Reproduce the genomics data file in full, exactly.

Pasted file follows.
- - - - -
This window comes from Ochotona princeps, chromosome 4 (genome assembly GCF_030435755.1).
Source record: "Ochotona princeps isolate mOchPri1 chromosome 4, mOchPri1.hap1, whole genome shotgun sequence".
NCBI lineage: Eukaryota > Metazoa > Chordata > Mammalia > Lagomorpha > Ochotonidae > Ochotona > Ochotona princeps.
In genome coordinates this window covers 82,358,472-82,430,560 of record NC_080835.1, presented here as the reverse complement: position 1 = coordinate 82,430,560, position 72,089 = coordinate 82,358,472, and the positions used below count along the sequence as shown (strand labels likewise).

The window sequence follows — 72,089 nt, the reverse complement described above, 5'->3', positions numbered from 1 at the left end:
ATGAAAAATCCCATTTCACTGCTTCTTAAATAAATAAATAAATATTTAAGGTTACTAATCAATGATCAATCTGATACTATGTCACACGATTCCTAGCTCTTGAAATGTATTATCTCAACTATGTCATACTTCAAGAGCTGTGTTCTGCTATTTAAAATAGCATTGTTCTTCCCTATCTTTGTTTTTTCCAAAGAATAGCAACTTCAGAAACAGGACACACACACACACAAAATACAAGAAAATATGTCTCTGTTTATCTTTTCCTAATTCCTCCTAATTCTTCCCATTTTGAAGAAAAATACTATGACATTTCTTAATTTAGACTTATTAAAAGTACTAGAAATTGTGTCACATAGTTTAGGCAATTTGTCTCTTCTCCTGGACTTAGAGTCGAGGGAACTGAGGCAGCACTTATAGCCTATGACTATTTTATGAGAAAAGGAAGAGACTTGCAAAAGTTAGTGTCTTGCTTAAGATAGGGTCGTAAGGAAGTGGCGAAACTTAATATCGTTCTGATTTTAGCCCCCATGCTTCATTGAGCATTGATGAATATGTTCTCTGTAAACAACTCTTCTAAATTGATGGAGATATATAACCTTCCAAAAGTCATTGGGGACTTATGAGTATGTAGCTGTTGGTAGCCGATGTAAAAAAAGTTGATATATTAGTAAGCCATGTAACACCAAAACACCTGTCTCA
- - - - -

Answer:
This window comes from Ochotona princeps, chromosome 4 (genome assembly GCF_030435755.1).
Source record: "Ochotona princeps isolate mOchPri1 chromosome 4, mOchPri1.hap1, whole genome shotgun sequence".
NCBI lineage: Eukaryota > Metazoa > Chordata > Mammalia > Lagomorpha > Ochotonidae > Ochotona > Ochotona princeps.
In genome coordinates this window covers 82,358,472-82,430,560 of record NC_080835.1, presented here as the reverse complement: position 1 = coordinate 82,430,560, position 72,089 = coordinate 82,358,472, and the positions used below count along the sequence as shown (strand labels likewise).

The window sequence follows — 72,089 nt, the reverse complement described above, 5'->3', positions numbered from 1 at the left end:
ATGAAAAATCCCATTTCACTGCTTCTTAAATAAATAAATAAATATTTAAGGTTACTAATCAATGATCAATCTGATACTATGTCACACGATTCCTAGCTCTTGAAATGTATTATCTCAACTATGTCATACTTCAAGAGCTGTGTTCTGCTATTTAAAATAGCATTGTTCTTCCCTATCTTTGTTTTTTCCAAAGAATAGCAACTTCAGAAACAGGACACACACACACACAAAATACAAGAAAATATGTCTCTGTTTATCTTTTCCTAATTCCTCCTAATTCTTCCCATTTTGAAGAAAAATACTATGACATTTCTTAATTTAGACTTATTAAAAGTACTAGAAATTGTGTCACATAGTTTAGGCAATTTGTCTCTTCTCCTGGACTTAGAGTCGAGGGAACTGAGGCAGCACTTATAGCCTATGACTATTTTATGAGAAAAGGAAGAGACTTGCAAAAGTTAGTGTCTTGCTTAAGATAGGGTCGTAAGGAAGTGGCGAAACTTAATATCGTTCTGATTTTAGCCCCCATGCTTCATTGAGCATTGATGAATATGTTCTCTGTAAACAACTCTTCTAAATTGATGGAGATATATAACCTTCCAAAAGTCATTGGGGACTTATGAGTATGTAGCTGTTGGTAGCCGATGTAAAAAAAGTTGATATATTAGTAAGCCATGTAACACCAAAACACCTGTCTCA